Backyard Talk

2019 – What Do Think Will Happen? Here’s some thoughts.

If you think the last two years were bananas, 2019 is going to be a real doozy.
My colleague, James Mumm at People’s Action Institute, wrote this insightful forward looking piece and thought I’d share it with you.  I spent the last few hours of 2018 thinking about what we need to do next year to defeat Trump and Trumpism. We played solid defense this year. We created a #PeoplesWave to take back the House and many states in the midterms. But Trump is still president and McConnell and the GOP have a stronger grasp on the Senate.
Here is what I know. Trump blames everyone but himself when things go wrong. Now that the economy is off the rails thanks to his erratic international and domestic actions, he is pointing fingers in every direction except where it belongs (squarely at himself).
Trump tries to act big because he feels small inside. His edifice complex will not bring him the love of his mother or father, nor the majority of the American people. Truth is, his world is very small. A shrinking circle of yes men and women, campaign rallies with diehard fans, and a chorus of Fox News right-wing extremists.
If you think the last two years were bananas, 2019 is going to be a real doozy. With an incoming Democratic majority in the House and Mueller’s investigation coming to a crescendo, the walls are closing in on Trump. His entire world is shrinking and that makes him panic.

  1. Trump will double down on anti-immigrant white nationalist populism.Trump is going to lash out with all the power of his office against immigrants, women, LGBTQ communities, people of color, low-income families. We will need to play ferocious defense against these attacks.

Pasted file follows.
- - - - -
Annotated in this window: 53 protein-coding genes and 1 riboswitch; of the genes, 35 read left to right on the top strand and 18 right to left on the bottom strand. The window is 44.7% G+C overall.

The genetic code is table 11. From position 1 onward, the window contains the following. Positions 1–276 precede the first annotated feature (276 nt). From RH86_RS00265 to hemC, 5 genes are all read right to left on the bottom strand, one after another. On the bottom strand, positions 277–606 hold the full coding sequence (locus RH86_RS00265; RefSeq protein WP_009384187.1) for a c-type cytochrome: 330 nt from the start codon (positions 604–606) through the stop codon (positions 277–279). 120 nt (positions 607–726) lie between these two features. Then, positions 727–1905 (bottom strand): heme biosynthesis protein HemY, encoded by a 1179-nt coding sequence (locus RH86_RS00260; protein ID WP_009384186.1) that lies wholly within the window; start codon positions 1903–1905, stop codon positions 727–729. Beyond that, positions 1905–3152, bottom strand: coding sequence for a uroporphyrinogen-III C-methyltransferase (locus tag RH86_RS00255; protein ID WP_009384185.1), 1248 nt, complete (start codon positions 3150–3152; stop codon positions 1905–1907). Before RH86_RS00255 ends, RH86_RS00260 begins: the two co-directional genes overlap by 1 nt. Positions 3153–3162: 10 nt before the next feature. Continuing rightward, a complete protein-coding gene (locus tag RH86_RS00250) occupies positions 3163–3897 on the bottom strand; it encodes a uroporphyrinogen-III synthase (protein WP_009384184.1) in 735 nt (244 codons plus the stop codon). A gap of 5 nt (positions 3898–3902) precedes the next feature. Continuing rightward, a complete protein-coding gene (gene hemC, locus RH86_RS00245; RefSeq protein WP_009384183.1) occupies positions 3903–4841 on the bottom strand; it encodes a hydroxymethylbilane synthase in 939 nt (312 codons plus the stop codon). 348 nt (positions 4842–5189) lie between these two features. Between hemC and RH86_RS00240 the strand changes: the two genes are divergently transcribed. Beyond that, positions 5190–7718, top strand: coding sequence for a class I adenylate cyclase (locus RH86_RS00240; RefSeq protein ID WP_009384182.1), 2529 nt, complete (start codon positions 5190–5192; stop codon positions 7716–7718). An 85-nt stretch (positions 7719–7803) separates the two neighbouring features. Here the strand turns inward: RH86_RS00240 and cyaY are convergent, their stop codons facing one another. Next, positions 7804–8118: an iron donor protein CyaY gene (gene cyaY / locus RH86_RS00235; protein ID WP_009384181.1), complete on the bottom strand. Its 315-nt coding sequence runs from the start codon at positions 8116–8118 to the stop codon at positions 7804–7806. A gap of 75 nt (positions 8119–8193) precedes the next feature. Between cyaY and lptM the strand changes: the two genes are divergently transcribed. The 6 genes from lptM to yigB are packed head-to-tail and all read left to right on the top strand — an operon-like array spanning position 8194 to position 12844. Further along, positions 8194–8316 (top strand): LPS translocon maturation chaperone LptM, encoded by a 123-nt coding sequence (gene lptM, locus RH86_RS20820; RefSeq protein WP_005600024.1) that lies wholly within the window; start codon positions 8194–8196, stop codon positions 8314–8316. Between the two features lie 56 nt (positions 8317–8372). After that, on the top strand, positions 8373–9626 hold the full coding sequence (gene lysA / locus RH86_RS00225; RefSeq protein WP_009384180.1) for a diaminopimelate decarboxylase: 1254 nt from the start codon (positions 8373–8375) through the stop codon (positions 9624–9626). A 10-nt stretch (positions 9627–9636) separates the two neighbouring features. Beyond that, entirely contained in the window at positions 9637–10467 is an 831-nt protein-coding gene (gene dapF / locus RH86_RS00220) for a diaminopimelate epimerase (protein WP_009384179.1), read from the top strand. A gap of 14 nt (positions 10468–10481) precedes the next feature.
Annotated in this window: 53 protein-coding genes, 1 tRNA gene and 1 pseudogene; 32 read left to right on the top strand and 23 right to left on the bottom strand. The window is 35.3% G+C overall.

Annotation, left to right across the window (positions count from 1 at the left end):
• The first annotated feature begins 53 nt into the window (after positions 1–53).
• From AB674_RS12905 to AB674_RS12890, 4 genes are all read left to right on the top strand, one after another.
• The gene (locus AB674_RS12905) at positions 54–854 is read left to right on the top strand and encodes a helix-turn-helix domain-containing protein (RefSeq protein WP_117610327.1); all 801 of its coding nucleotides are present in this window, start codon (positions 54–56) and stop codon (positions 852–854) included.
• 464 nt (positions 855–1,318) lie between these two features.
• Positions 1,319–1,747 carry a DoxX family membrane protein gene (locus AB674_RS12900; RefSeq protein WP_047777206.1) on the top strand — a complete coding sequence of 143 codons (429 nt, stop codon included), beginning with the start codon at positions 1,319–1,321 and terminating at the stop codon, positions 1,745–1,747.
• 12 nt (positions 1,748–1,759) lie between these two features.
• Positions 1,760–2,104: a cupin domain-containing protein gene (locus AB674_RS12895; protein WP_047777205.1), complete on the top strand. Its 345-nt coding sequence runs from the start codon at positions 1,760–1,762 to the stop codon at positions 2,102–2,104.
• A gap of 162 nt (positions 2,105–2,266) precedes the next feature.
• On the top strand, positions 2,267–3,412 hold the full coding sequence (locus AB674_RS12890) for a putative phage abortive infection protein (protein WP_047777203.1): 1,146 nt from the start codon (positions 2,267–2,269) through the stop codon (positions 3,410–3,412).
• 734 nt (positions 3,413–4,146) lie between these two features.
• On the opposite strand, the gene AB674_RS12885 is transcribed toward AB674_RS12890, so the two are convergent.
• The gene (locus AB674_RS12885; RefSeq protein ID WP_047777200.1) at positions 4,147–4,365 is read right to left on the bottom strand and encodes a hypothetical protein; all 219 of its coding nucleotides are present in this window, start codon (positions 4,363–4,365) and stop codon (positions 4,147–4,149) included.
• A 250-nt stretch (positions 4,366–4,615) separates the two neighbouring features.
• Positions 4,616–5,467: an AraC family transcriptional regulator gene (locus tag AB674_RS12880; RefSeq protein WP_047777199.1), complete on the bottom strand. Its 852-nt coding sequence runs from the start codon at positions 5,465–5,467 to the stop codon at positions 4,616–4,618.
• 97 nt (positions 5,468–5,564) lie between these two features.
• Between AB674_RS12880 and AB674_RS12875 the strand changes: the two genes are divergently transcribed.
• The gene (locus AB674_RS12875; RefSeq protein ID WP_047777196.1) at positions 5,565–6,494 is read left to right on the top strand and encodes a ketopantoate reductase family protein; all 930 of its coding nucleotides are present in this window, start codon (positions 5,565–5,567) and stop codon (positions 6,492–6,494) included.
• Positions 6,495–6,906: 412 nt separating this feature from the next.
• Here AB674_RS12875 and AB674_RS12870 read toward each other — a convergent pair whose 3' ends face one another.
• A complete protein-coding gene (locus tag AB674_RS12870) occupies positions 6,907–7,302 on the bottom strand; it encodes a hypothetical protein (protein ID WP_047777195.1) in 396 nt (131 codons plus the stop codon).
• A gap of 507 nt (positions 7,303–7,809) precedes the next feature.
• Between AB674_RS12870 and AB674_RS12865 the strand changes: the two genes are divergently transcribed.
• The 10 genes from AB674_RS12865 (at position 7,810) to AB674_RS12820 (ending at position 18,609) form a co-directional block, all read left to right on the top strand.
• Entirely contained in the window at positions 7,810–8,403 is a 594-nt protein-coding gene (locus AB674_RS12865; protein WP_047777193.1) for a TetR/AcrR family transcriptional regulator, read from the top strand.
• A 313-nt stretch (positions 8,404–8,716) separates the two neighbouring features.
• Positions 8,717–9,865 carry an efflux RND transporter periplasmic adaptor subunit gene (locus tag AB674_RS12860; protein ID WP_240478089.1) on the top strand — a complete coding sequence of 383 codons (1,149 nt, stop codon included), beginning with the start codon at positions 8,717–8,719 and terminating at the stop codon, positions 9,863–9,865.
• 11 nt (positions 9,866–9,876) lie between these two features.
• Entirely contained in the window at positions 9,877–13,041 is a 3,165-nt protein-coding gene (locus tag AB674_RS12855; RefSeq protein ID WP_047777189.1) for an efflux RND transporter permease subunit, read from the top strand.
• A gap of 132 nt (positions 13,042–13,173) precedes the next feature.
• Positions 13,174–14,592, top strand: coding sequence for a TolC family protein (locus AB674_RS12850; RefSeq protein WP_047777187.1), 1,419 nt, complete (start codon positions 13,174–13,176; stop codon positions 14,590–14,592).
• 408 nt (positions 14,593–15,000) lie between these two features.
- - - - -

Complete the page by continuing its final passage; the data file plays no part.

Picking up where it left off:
2. The Trump 2020 campaign will swing into high gear and make us all fear that he could win again.I learned a hard lesson in 2016. Michael Moore and my mom both said that Trump was going to win. I scoffed. Well, I scoff no more. This could happen and it terrifies me (you too I bet).
  3. Trump’s instability and chaos will cause a recession.One year ago, Donald Trump, Mitch McConnell and Paul Ryan rammed their tax scam through Congress. The result? Big corporations gave CEOs and investors one trillion dollars in the form of stock buybacks. The tax scam did not create jobs; it made millionaires and billionaires wealthier while creating a mountain of public debt that the rest of us have to pay off. Trump took a lot of unwarranted credit for the economy when it was booming. Now Trump will have to own the coming recession. And the next Democratic president will have to do something bold (see next prediction) to pull America out of a spiraling crisis.
  4. The word of the year in 2019 will be “Green New Deal.”This is a bold idea that Democratic presidential contenders will be wise to endorse. A Green New Deal that is 100% Just is a total winner. 100% Just means 100% renewable energy and 100% equitable for the communities of color and low-income communities on the frontlines of climate change. This could be the answer to how we save people and planet at the same time.
  5. Lightning will strike twice and the #PeoplesWave will continue with thousands of fearless progressive women, people of color and young people running for (and winning) local office. There are thousands of city council, county, school board, and more elections happening across the country next year. The country is changing from the bottom up and there is nothing that Trump and the GOP can do about that.
Backyard Talk Homepage News Archive

We hosted a Candidate Forum in St. Louis that empowered constituents and held politicians accountable this election season.

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Just Moms Co-Founder Karen Nickel happily maintains control of the microphone while Sam Page, democrat running to maintain his seat for County Councilmen of District 2 responds to questions about West Lake.